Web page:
Fearsome crises like Covid-19 can all too easily paralyze an organization. I’ve seen more than one public/nonprofit organization over the years respond to a threatening situation by hunkering down, circling the wagons, reducing expenditures, and generally going on the defensive. This has not been the course followed by the Connecticut Association of Boards of Education (CABE) over the past year in meeting the pandemic challenge, as CABE Board President Don Harris and Executive Director Bob Rader explain in the video interview we recently recorded. Far from battening down the hatches and waiting for the storm to pass, CABE has reached out aggressively to its member boards of education. Based on a thorough assessment of their crisis-related needs, CABE has connected board members around the state and has facilitated the exchange of information on effective Covid-19 strategies via, for example, a widely used list serve and weekly school board chair call-ins, among other creative strategies.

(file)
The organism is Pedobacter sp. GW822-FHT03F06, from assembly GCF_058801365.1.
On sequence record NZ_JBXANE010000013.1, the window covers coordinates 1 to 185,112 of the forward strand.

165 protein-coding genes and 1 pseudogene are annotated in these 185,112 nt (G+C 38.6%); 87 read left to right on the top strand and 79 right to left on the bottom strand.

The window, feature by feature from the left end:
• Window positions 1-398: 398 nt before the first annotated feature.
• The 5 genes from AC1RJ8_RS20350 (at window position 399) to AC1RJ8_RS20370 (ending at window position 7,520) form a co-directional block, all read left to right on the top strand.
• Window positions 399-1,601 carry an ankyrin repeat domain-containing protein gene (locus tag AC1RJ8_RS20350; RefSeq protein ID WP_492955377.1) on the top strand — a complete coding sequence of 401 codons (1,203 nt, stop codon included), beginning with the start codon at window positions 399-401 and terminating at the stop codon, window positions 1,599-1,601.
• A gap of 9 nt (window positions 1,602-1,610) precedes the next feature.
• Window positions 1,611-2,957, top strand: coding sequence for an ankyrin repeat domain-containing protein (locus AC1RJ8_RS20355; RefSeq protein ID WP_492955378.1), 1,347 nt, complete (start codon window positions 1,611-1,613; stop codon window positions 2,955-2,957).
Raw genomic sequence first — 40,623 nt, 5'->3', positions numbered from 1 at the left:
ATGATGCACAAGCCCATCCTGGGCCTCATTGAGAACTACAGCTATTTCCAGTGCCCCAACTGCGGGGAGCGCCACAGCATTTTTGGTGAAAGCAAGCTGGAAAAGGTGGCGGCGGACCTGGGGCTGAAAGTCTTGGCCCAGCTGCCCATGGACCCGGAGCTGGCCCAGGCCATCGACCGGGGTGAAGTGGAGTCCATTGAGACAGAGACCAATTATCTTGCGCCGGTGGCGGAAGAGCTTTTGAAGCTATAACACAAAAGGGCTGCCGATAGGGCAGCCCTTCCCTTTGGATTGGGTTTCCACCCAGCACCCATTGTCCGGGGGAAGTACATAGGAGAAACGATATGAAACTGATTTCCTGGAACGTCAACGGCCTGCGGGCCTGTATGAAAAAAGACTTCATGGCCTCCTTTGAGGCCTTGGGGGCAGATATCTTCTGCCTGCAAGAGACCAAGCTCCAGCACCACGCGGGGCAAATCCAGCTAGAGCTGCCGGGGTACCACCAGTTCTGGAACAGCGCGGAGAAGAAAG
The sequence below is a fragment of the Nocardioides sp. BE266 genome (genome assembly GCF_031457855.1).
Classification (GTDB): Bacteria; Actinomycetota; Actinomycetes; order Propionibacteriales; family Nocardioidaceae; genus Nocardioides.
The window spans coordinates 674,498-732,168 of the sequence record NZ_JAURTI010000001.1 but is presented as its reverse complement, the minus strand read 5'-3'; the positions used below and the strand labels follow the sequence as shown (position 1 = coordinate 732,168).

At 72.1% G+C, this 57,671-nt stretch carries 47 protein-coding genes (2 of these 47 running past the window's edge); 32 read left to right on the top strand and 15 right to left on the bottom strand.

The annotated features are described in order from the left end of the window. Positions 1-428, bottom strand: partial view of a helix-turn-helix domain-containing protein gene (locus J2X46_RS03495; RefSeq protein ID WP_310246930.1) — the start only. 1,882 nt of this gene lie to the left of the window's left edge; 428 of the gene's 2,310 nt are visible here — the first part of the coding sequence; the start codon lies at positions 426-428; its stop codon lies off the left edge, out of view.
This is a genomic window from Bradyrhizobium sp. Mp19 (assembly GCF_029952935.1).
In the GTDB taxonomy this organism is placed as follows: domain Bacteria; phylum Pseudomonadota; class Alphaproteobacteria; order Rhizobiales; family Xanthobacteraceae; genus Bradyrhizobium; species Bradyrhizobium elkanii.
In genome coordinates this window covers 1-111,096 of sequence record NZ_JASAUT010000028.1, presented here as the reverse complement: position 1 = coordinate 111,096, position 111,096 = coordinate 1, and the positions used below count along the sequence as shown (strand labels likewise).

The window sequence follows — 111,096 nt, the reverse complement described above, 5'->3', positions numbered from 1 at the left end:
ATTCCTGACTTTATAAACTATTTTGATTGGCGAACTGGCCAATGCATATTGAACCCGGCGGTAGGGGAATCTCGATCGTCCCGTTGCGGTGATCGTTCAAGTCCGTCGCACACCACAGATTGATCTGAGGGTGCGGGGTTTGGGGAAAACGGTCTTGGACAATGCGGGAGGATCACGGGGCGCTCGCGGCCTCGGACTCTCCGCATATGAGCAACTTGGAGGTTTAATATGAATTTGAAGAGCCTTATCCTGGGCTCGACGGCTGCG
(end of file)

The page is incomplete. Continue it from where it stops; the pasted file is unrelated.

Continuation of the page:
And our readers will be interested in knowing that the CABE Board of Directors made an extraordinarily gutsy decision to provide the association’s services to non-member boards during the pandemic free of charge. Of course, Don, Bob, and the Board were aware that such generosity couldn’t hurt CABE’s image, but they were still pleasantly surprised by the growth in dues paying members over the past year. I wonder how many other state K-12 associations around the country have so vividly demonstrated the effectiveness of an altruistic strategy during a crisis in fostering membership growth.
Finally, one of the really important lessons you’ll learn from the CABE experience in helping Connecticut’s school districts meet the Covid-19 challenge is the critical importance of both a really close, positive board chair-chief executive partnership and the strong ownership of a board that has been kept fully in the loop throughout the crisis. By the way, I was really pleased to learn during my interview with Don and Bob that CABE has never fallen victim to the board down-sizing syndrome that has reduced the effectiveness of many association boards in recent years. CABE’s diverse, 31-member Board of Directors has without question been a precious asset in carrying out CABE’s information sharing strategy. Big might not always be better, but in the CABE Board’s case, it certainly has proved to be.